Release Date: December 16, 2016
Running Time: 1hour and 36 minutes
Directed By: David Frankel
Love. Time. Death. Now these things connect every single human being on Earth.
Howard is a natural in advertising and the CEO of his New York advertising firm. He gives a passionate speech about how to sell to people using the following logic: we long for love, we wish we had more time, we fear death. His partners (Whit, Claire, and Simon) care deeply about Howard and believe in him, but everything changes when Howard loses his six year daughter. Howard emotionally and mentally withdraws from the firm, reality, and society as a whole, jeopardizing the firm since his charm is responsible for the maintenance of several major accounts.
As the success of the firm plummets, his partners devise a plan to save the company by feeding into the idiosyncrasy that Howard has turned to in order to cope with his loss. Whit hires a private investigator to find out what Howard does with his time. She learns that Howard has written letters to Death, Time, and Love to express how he feels about their role in death of his daughter. As a result, Whit convinces the other partners to hire actors to play Love, Time, and Death with the goal of exposing Howard’s incompetency to run the company.
As the plan unfolds not only do the actors help Howard with his healing, but they also assist the partners with demons that they are dealing with in their personal lives. When Death, Time, and Love force Howard to break free from his grief, he turns to a support group and its leader to find meaning and the collateral beauty in life.
You’ve been given a gift. This profound connection to everything.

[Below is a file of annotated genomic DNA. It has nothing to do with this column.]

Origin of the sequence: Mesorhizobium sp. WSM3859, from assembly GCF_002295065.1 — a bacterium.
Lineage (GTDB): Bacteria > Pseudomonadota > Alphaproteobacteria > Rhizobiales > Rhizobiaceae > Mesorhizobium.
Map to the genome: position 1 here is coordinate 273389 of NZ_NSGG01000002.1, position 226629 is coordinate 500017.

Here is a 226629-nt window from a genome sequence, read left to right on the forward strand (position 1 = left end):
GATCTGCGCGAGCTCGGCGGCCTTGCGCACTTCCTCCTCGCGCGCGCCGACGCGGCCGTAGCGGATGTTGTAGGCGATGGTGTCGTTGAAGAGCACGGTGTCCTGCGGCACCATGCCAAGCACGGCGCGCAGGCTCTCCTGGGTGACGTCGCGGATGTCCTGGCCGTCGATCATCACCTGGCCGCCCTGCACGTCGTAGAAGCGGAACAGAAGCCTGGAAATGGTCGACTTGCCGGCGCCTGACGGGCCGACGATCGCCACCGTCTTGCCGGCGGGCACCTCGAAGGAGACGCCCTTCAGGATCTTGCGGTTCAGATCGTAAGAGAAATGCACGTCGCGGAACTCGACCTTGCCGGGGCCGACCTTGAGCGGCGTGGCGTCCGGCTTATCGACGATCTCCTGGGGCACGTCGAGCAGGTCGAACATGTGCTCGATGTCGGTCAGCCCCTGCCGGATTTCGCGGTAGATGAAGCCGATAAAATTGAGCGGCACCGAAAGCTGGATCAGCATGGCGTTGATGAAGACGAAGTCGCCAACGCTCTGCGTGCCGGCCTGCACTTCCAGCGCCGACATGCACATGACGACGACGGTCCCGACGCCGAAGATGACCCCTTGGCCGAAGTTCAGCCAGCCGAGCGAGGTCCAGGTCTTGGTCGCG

Just look for it and I promise it’s there.
Warner Brothers Pictures, David Frankel, and the amazing cast give you a gift this holiday season. Just in time to brighten our holiday, as audiences are thirsting for an end of 2016 feel good film, Collateral Beauty swoops in and provides it. It is a profound film about death, time and love that is very thought-provoking, original and relatable. The casting was nearly perfect with an amazing ensemble of newcomers and award winning actors, including Helen Mirren, Kate Winslet and Edward Norton. Will Smith renders one of his best dramatic performances to date as he cleverly transitioned from a confident entrepreneur to a grief stricken human being who has lost faith in life. Michael Pena‘s impressive performance is another example of his blossoming switch from comedy to drama.
Written by Allan Loeb who is known for 21, Wall Street: Money Never Sleeps, and The Switch, Collateral Beauty combines all of his talent into a rather enjoyable 96 minutes that completely drew us in from the very first scene. Parts of the big reveal were pleasantly predictable, but overall we could not have guessed the ending. The dialogue was as crisp as a winter’s day and stocked full of quotable moments that will linger in our memories long after the film runs its course in the theaters.
The cinematography by Maryse Alberti captured the raw emotions of the characters, as well as the beauty of New York City from a female perspective while also honing in on the emotions of the male characters. Upon the film’s conclusion, the audience offered up applause so we know that they enjoyed the film as much as we did. We thoroughly enjoyed Collateral Beauty. With the right mix of humor, drama, poignant moments, clever dialogue and innovative screenplay combined with the outstanding cinematography and performances create a must see film this holiday season.
Tomorrow is not promised so please make time see this film today.
~Movie Buffette & A.S. MacLeod
Will Smith as Howard
Edward Norton as Whit
Kate Winslet as Claire
Michael Pena as Simon
Helen Mirren as Brigitte
Naomie Harris as Madeleine
Keira Knightley as Amy
Jacob Latimore as Raffi
Ann Dowd as Sally Price
I am the darkness and the light. I am the sunshine and the storm.
I am the reason for everything. ~ Love